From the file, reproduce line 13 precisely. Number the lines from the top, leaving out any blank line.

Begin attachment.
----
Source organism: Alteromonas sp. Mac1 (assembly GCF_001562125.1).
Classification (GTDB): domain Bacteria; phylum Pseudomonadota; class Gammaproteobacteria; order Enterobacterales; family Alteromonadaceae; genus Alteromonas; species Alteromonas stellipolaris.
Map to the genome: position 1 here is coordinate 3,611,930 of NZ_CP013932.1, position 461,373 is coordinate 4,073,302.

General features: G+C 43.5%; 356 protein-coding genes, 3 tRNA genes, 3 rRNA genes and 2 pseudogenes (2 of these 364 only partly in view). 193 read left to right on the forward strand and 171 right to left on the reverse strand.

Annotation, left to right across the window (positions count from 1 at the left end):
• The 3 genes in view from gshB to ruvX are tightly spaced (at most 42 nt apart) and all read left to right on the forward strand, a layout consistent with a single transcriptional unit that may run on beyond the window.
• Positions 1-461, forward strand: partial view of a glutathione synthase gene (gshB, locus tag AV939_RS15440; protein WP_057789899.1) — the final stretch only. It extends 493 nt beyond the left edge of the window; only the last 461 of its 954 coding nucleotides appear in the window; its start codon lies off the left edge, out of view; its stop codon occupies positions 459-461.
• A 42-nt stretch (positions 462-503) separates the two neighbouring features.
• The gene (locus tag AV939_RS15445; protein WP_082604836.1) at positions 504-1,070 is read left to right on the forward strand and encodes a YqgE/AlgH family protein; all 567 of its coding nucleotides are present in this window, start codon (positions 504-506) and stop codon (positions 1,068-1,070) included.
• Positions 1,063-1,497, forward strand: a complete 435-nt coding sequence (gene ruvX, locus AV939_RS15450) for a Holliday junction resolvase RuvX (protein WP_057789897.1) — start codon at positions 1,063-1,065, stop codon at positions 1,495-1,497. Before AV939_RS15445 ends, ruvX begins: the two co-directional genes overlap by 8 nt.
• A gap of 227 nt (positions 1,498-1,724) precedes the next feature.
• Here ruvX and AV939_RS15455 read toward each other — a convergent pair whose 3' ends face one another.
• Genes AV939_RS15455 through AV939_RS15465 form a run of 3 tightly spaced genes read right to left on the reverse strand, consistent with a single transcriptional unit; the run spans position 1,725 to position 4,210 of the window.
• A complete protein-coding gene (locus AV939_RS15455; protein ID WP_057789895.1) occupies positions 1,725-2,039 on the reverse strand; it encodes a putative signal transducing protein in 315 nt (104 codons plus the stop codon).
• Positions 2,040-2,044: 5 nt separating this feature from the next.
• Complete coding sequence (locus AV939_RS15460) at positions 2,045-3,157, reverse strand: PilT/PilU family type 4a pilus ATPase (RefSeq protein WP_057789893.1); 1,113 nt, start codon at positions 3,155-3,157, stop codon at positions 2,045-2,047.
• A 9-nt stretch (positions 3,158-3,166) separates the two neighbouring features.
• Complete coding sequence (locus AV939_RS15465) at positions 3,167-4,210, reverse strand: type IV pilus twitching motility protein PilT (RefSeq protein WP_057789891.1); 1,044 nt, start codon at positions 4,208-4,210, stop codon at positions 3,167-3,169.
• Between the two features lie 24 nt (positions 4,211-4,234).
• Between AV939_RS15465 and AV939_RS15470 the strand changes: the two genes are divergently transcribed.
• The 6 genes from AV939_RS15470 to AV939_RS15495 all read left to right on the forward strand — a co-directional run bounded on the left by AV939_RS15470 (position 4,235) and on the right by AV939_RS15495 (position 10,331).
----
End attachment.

• Genes AV939_RS15455 through AV939_RS15465 form a run of 3 tightly spaced genes read right to left on the reverse strand, consistent with a single transcriptional unit; the run spans position 1,725 to position 4,210 of the window.